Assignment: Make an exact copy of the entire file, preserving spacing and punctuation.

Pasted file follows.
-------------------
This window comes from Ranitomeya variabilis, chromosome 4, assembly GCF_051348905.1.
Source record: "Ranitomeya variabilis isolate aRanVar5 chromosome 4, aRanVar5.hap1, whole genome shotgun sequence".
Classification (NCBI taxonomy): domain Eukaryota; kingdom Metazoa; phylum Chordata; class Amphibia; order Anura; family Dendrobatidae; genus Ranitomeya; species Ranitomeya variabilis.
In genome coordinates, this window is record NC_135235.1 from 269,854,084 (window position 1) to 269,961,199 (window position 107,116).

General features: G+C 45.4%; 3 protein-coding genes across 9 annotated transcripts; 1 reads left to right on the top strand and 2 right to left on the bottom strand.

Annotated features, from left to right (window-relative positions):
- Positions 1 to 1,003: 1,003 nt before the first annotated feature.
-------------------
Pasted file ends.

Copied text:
This window comes from Ranitomeya variabilis, chromosome 4, assembly GCF_051348905.1.
Source record: "Ranitomeya variabilis isolate aRanVar5 chromosome 4, aRanVar5.hap1, whole genome shotgun sequence".
Classification (NCBI taxonomy): domain Eukaryota; kingdom Metazoa; phylum Chordata; class Amphibia; order Anura; family Dendrobatidae; genus Ranitomeya; species Ranitomeya variabilis.
In genome coordinates, this window is record NC_135235.1 from 269,854,084 (window position 1) to 269,961,199 (window position 107,116).

General features: G+C 45.4%; 3 protein-coding genes across 9 annotated transcripts; 1 reads left to right on the top strand and 2 right to left on the bottom strand.

Annotated features, from left to right (window-relative positions):
- Positions 1 to 1,003: 1,003 nt before the first annotated feature.